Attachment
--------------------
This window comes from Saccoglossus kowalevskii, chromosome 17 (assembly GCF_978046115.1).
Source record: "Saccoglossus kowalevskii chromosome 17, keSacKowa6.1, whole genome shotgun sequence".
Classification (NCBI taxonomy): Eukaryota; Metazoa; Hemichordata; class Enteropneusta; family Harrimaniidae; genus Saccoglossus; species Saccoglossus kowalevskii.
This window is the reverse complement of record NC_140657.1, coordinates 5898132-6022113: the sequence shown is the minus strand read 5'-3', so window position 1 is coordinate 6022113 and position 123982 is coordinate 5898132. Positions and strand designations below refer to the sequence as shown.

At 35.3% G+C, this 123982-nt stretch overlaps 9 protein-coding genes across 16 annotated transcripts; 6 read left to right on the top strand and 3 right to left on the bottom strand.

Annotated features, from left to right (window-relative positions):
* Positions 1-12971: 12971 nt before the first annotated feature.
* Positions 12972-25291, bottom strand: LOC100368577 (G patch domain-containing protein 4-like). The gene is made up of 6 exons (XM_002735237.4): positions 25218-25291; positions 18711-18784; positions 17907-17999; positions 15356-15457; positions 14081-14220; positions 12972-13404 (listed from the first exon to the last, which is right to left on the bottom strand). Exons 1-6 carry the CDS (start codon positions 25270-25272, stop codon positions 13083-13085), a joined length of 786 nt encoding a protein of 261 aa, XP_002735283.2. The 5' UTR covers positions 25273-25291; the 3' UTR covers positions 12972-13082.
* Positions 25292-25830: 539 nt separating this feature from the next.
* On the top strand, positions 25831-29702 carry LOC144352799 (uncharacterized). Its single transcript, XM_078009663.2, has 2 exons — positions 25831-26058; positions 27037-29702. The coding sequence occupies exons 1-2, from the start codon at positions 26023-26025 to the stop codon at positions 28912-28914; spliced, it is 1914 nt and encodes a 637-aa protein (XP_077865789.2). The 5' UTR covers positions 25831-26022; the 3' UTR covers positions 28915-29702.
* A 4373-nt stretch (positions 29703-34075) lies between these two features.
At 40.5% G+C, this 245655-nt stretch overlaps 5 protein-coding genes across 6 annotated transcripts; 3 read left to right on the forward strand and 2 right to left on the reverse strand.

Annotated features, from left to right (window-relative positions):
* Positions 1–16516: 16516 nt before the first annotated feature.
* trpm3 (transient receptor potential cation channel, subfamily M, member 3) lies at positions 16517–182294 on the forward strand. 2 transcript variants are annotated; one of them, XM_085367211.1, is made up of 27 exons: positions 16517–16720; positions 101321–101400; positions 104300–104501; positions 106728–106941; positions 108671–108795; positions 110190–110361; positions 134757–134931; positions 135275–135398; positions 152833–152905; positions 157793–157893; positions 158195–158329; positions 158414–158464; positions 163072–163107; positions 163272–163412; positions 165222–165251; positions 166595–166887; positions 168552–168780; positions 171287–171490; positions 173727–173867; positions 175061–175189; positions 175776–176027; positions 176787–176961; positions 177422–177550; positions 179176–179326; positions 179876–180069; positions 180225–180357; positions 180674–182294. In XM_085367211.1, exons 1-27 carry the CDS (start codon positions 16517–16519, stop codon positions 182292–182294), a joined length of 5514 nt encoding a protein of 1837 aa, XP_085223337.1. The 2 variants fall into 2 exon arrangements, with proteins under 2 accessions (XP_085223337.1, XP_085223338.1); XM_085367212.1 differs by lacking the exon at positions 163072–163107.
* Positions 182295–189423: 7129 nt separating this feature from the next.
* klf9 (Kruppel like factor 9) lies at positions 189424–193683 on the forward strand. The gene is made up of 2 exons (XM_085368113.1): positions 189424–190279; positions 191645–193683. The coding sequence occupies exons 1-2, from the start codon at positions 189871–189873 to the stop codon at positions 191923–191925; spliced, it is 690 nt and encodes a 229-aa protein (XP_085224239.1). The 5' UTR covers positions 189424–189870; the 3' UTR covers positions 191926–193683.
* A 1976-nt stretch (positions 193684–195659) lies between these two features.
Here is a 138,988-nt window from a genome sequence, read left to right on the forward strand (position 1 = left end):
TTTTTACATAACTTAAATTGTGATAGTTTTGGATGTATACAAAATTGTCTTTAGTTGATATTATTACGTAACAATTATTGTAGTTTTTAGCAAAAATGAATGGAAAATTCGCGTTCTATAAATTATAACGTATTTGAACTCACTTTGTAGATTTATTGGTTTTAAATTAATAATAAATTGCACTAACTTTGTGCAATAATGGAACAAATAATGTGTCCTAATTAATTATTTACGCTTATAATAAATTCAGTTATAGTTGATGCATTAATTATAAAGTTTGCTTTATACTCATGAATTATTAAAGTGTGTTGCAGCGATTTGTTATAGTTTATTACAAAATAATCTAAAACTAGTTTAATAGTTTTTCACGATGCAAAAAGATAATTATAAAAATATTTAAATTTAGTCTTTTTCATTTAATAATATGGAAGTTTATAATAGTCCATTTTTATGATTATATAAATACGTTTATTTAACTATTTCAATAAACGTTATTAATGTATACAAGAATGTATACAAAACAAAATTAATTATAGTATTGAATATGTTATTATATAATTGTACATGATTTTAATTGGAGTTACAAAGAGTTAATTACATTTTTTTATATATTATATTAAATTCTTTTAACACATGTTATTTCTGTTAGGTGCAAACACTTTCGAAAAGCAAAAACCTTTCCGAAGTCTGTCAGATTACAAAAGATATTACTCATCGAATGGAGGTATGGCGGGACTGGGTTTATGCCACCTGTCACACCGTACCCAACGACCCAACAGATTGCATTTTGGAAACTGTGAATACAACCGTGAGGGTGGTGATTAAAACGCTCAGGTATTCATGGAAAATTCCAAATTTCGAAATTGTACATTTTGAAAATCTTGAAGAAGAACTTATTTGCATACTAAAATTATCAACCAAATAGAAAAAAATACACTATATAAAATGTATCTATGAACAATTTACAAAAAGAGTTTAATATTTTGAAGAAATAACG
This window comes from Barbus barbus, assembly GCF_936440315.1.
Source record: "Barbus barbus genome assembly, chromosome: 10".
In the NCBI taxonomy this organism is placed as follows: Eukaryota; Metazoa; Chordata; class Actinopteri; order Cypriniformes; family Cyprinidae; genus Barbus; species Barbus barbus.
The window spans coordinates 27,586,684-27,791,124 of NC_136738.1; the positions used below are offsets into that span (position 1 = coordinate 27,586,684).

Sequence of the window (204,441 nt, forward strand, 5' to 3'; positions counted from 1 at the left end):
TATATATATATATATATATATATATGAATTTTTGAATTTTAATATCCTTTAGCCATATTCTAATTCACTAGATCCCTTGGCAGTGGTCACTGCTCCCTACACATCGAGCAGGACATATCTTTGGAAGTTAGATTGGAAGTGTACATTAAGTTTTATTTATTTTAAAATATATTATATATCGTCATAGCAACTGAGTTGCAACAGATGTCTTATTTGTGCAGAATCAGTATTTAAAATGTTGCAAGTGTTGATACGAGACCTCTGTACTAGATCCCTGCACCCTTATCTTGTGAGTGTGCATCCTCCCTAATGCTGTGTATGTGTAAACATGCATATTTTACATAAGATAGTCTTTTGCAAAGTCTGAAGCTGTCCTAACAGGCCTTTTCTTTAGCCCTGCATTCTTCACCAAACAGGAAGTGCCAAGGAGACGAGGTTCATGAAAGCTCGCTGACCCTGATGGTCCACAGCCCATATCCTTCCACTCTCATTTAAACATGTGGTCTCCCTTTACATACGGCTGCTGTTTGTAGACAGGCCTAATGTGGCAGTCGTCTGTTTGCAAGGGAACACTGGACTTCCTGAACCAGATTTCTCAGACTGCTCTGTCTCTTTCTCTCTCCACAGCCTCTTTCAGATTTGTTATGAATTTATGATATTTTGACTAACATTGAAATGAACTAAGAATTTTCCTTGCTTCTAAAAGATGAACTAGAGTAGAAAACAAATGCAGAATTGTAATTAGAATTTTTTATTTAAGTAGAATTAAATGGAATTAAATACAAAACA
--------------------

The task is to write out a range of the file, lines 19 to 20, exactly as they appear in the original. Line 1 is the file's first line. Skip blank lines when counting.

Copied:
Here is a 138,988-nt window from a genome sequence, read left to right on the forward strand (position 1 = left end):
TTTTTACATAACTTAAATTGTGATAGTTTTGGATGTATACAAAATTGTCTTTAGTTGATATTATTACGTAACAATTATTGTAGTTTTTAGCAAAAATGAATGGAAAATTCGCGTTCTATAAATTATAACGTATTTGAACTCACTTTGTAGATTTATTGGTTTTAAATTAATAATAAATTGCACTAACTTTGTGCAATAATGGAACAAATAATGTGTCCTAATTAATTATTTACGCTTATAATAAATTCAGTTATAGTTGATGCATTAATTATAAAGTTTGCTTTATACTCATGAATTATTAAAGTGTGTTGCAGCGATTTGTTATAGTTTATTACAAAATAATCTAAAACTAGTTTAATAGTTTTTCACGATGCAAAAAGATAATTATAAAAATATTTAAATTTAGTCTTTTTCATTTAATAATATGGAAGTTTATAATAGTCCATTTTTATGATTATATAAATACGTTTATTTAACTATTTCAATAAACGTTATTAATGTATACAAGAATGTATACAAAACAAAATTAATTATAGTATTGAATATGTTATTATATAATTGTACATGATTTTAATTGGAGTTACAAAGAGTTAATTACATTTTTTTATATATTATATTAAATTCTTTTAACACATGTTATTTCTGTTAGGTGCAAACACTTTCGAAAAGCAAAAACCTTTCCGAAGTCTGTCAGATTACAAAAGATATTACTCATCGAATGGAGGTATGGCGGGACTGGGTTTATGCCACCTGTCACACCGTACCCAACGACCCAACAGATTGCATTTTGGAAACTGTGAATACAACCGTGAGGGTGGTGATTAAAACGCTCAGGTATTCATGGAAAATTCCAAATTTCGAAATTGTACATTTTGAAAATCTTGAAGAAGAACTTATTTGCATACTAAAATTATCAACCAAATAGAAAAAAATACACTATATAAAATGTATCTATGAACAATTTACAAAAAGAGTTTAATATTTTGAAGAAATAACG